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What is “compost”? “
As a verb, “to compost” or “composting” refers to the process used to make compost. In general, this process involves mixing together a variety of food wastes, yard wastes, and/or other compounds in proportions that are favorable for the growth and reproduction of bacteria.
Compost” is both a noun and a verb. As a noun, it refers to decayed organic matter, which is a fancy term for formerly living things (plant and/or animal) that have been broken down by the feeding of bacteria and other tiny creatures into something that looks more or less like soil. This organic matter (see soil for a discussion of organic matter) is a useful addition to soil, and compost is sometimes talked about as though it were a fertilizer.
While it does contain nutrients plants need, compost is really more of a soil amendment, whose primary benefit to the soil is an increase in organic matter content rather than a significant increase in the levels of particular nutrients.
As discussed under soil, higher organic matter yields a number of benefits – higher water retention of the soil, improved retention and availability to plants of any fertilizer that you do apply, increased numbers of soil-dwelling organisms, etc., etc.
Within the compost “pile” (you might want to read: How to Build a Compost Pile) made of these materials, bacteria begin to feed and multiply. These bacteria occur naturally on the surfaces of many living things and do not need to be added to the pile to make composting happen. The bacteria eat and eat and reproduce and reproduce until most of the readily available nutrients are used up. This process, which can take as little as a few weeks or as long as months (depending on how much or little you manage the pile) usually results in a substantial decrease in volume of the ingredients used to make the initial compost pile. Loss of 40-60% of the volume of your initial pile is not uncommon. If you manage the pile at all well, the material you end up with should look (as mentioned above) and smell more or less like soil.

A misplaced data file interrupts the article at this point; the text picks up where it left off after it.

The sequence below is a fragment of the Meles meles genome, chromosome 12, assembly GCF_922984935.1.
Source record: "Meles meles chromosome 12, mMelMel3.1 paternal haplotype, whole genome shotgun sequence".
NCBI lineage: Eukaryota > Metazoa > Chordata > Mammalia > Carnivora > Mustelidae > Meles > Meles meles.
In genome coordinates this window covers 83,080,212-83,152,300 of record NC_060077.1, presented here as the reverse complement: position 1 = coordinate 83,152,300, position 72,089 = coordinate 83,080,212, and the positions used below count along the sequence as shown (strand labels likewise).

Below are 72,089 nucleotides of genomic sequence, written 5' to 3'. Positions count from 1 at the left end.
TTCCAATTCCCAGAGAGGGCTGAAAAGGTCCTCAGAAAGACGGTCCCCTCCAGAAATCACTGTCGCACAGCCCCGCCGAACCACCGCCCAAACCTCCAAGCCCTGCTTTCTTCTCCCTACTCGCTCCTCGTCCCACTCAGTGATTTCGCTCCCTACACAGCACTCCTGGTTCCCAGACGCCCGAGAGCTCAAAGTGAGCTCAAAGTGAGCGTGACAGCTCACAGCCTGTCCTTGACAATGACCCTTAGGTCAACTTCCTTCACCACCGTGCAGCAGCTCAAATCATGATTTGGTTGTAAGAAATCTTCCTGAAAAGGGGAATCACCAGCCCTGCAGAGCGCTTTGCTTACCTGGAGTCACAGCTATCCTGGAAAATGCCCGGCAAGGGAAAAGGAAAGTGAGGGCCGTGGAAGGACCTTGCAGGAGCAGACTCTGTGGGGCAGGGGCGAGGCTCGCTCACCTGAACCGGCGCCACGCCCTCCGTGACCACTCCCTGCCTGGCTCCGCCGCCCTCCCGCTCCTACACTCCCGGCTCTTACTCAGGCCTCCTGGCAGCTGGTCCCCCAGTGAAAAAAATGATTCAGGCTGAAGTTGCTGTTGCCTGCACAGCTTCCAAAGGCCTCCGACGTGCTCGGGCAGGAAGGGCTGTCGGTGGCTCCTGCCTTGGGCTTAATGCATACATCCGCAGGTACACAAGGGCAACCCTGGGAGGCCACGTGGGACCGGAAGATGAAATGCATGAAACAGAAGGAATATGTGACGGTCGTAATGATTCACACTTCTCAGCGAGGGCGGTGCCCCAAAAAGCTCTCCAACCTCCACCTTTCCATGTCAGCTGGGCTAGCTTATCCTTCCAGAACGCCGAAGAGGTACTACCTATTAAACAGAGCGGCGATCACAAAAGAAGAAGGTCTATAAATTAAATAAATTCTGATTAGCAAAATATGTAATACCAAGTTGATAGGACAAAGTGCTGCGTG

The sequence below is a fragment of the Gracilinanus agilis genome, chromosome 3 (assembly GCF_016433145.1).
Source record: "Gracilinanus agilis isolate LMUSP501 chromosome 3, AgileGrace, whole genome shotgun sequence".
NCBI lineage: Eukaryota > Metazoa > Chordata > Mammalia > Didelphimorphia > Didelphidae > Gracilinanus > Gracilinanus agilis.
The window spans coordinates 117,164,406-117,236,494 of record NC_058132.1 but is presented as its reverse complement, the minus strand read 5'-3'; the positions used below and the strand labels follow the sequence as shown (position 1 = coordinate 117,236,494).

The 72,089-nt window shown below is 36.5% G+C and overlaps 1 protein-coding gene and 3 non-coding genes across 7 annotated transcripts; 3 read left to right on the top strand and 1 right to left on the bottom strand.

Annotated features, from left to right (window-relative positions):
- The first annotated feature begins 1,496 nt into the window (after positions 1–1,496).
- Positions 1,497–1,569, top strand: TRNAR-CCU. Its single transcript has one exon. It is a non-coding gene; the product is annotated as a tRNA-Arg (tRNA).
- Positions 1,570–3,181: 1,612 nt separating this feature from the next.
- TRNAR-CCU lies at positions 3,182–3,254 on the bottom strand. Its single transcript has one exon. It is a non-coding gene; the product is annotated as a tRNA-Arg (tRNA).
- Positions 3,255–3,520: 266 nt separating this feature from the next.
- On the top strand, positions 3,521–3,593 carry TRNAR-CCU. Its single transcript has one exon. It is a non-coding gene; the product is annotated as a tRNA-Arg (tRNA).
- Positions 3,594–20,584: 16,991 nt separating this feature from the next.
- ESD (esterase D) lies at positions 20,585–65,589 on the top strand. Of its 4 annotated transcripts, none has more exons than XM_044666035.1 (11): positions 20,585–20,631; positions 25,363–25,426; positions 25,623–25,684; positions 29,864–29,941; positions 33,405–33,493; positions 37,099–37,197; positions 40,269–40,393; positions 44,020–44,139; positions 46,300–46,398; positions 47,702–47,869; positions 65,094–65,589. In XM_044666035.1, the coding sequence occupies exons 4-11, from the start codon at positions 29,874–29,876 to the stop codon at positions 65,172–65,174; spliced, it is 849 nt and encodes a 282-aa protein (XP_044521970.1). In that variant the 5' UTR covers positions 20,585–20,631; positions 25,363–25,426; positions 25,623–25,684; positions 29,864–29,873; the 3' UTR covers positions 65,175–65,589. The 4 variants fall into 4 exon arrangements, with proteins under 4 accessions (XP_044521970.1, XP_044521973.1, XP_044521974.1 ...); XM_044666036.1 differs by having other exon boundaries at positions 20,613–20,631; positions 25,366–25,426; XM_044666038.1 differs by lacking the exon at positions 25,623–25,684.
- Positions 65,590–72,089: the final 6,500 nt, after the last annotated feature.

There are many reasons. At the most abstract level, composting takes non-toxic materials that would otherwise end up in landfills and returns them to the soil in a useful form.
Food production should be a closed loop, meaning that food wastes (and perhaps human manure, as well) are returned to the soils used to produce the food to begin with. At present, most food production in the United States represents open loops – food comes from places, and food wastes end up in other places.
Composting is a small step toward closing food loops. Of more relevance to individual gardeners, compost itself improves garden soils in various ways (as discussed above). Well-managed “hot” composting can kill weeds and any seeds they might be carrying, so it’s a safe way to return the weeds you kill to your garden. Scientists have also recently begun to document a phenomenon noticed for some time by organic farmers, which is that application of compost to soils can actually help to prevent various plant diseases, particularly fungal ones. Why and how this works is still not very well understood. For those who like physical work and are seeking “useful” excuses to be outside, building and managing a compost pile can also be just plain fun.